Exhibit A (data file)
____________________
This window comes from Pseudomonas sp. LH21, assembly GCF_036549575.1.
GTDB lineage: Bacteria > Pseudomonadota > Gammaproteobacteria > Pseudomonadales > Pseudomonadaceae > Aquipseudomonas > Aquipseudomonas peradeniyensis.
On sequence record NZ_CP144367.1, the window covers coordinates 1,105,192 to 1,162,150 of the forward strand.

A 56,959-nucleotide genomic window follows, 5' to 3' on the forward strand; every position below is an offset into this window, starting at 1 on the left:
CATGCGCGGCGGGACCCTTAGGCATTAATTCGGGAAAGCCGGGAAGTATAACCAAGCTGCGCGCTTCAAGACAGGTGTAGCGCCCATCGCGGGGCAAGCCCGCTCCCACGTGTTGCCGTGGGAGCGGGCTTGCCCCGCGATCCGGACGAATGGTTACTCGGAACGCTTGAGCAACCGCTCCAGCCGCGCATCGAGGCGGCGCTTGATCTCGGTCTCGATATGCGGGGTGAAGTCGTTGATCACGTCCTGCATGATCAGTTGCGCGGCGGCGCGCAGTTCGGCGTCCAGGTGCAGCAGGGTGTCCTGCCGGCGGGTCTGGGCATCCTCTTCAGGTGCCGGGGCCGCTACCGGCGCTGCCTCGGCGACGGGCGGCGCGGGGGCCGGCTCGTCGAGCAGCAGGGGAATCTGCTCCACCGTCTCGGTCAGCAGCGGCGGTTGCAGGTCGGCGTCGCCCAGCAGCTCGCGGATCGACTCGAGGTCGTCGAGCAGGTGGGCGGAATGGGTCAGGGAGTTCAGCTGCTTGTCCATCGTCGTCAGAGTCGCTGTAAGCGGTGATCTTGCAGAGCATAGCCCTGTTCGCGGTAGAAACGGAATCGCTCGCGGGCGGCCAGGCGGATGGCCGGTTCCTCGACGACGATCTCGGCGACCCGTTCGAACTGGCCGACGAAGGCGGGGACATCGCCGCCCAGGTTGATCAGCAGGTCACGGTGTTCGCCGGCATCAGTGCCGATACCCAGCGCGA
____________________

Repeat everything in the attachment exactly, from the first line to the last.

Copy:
This window comes from Pseudomonas sp. LH21, assembly GCF_036549575.1.
GTDB lineage: Bacteria > Pseudomonadota > Gammaproteobacteria > Pseudomonadales > Pseudomonadaceae > Aquipseudomonas > Aquipseudomonas peradeniyensis.
On sequence record NZ_CP144367.1, the window covers coordinates 1,105,192 to 1,162,150 of the forward strand.

A 56,959-nucleotide genomic window follows, 5' to 3' on the forward strand; every position below is an offset into this window, starting at 1 on the left:
CATGCGCGGCGGGACCCTTAGGCATTAATTCGGGAAAGCCGGGAAGTATAACCAAGCTGCGCGCTTCAAGACAGGTGTAGCGCCCATCGCGGGGCAAGCCCGCTCCCACGTGTTGCCGTGGGAGCGGGCTTGCCCCGCGATCCGGACGAATGGTTACTCGGAACGCTTGAGCAACCGCTCCAGCCGCGCATCGAGGCGGCGCTTGATCTCGGTCTCGATATGCGGGGTGAAGTCGTTGATCACGTCCTGCATGATCAGTTGCGCGGCGGCGCGCAGTTCGGCGTCCAGGTGCAGCAGGGTGTCCTGCCGGCGGGTCTGGGCATCCTCTTCAGGTGCCGGGGCCGCTACCGGCGCTGCCTCGGCGACGGGCGGCGCGGGGGCCGGCTCGTCGAGCAGCAGGGGAATCTGCTCCACCGTCTCGGTCAGCAGCGGCGGTTGCAGGTCGGCGTCGCCCAGCAGCTCGCGGATCGACTCGAGGTCGTCGAGCAGGTGGGCGGAATGGGTCAGGGAGTTCAGCTGCTTGTCCATCGTCGTCAGAGTCGCTGTAAGCGGTGATCTTGCAGAGCATAGCCCTGTTCGCGGTAGAAACGGAATCGCTCGCGGGCGGCCAGGCGGATGGCCGGTTCCTCGACGACGATCTCGGCGACCCGTTCGAACTGGCCGACGAAGGCGGGGACATCGCCGCCCAGGTTGATCAGCAGGTCACGGTGTTCGCCGGCATCAGTGCCGATACCCAGCGCGA